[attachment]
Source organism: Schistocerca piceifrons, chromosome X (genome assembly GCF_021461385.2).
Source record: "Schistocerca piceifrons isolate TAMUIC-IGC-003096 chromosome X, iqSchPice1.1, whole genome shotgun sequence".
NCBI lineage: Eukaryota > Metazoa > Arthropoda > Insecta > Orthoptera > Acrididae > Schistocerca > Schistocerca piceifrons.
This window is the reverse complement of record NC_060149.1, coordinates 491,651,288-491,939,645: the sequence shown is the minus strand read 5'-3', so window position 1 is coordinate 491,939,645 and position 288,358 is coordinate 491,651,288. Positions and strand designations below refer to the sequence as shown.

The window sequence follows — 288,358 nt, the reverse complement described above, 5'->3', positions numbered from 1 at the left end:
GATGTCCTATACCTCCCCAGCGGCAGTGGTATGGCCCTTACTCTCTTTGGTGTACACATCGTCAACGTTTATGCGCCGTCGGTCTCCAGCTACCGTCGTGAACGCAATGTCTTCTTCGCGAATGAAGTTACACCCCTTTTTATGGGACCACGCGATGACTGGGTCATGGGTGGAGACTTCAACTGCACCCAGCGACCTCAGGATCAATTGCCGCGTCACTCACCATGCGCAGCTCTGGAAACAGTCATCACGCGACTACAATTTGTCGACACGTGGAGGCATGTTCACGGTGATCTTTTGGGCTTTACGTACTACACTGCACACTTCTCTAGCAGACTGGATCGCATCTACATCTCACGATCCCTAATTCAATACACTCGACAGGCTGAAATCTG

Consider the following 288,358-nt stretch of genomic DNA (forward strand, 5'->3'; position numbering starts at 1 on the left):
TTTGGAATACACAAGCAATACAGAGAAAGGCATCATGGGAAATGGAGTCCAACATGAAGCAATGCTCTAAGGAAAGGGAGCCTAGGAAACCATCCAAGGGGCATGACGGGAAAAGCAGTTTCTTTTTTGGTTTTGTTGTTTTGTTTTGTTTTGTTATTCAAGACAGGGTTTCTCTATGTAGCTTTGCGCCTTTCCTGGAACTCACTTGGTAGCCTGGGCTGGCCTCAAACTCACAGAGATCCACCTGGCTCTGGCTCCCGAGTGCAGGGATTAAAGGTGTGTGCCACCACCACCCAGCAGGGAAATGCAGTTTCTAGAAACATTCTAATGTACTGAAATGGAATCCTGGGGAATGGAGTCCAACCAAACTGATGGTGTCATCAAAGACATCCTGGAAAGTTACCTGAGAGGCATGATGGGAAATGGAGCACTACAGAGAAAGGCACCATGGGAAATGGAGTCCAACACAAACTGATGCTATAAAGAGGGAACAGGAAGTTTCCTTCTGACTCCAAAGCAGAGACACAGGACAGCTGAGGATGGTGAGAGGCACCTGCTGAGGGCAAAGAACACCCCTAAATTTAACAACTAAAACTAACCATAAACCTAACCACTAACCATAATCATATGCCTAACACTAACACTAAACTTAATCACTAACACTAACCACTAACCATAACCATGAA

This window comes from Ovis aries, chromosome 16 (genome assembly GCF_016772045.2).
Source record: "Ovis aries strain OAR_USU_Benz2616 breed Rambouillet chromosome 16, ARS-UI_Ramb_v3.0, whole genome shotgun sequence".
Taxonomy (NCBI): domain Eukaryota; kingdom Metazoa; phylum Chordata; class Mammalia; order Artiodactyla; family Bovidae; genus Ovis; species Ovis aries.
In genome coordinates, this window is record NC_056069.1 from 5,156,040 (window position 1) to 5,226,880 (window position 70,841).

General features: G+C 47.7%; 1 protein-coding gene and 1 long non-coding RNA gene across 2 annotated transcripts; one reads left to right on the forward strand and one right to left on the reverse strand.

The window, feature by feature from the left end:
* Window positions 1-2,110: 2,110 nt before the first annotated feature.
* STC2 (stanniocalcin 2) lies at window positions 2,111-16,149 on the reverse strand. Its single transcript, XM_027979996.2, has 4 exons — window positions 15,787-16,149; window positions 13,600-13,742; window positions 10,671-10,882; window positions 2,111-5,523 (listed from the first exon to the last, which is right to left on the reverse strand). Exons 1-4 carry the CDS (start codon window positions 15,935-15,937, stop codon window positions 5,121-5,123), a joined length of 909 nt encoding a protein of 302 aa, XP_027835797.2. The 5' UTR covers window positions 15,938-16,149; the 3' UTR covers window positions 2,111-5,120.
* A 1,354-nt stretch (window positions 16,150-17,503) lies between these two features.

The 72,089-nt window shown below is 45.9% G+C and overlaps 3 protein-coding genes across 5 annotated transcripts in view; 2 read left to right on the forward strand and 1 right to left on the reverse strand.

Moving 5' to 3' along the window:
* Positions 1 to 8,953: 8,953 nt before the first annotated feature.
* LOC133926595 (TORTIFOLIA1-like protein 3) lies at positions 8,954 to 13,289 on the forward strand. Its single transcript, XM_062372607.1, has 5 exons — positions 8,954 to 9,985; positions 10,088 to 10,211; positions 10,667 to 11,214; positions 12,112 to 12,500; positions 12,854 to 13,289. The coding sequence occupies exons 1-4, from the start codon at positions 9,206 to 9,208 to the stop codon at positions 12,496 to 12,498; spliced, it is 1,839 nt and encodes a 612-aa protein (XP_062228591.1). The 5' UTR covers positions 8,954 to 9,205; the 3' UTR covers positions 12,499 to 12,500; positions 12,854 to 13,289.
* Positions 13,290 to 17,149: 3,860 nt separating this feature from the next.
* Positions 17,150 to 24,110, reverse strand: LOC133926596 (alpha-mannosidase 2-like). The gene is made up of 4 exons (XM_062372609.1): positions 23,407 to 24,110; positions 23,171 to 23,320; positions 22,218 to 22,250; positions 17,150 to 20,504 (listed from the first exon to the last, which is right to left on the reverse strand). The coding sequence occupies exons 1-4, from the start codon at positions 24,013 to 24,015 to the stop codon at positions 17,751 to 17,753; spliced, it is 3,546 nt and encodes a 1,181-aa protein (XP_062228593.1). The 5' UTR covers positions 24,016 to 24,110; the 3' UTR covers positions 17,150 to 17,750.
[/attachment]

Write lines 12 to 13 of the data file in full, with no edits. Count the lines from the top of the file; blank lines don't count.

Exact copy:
In genome coordinates, this window is record NC_056069.1 from 5,156,040 (window position 1) to 5,226,880 (window position 70,841).

General features: G+C 47.7%; 1 protein-coding gene and 1 long non-coding RNA gene across 2 annotated transcripts; one reads left to right on the forward strand and one right to left on the reverse strand.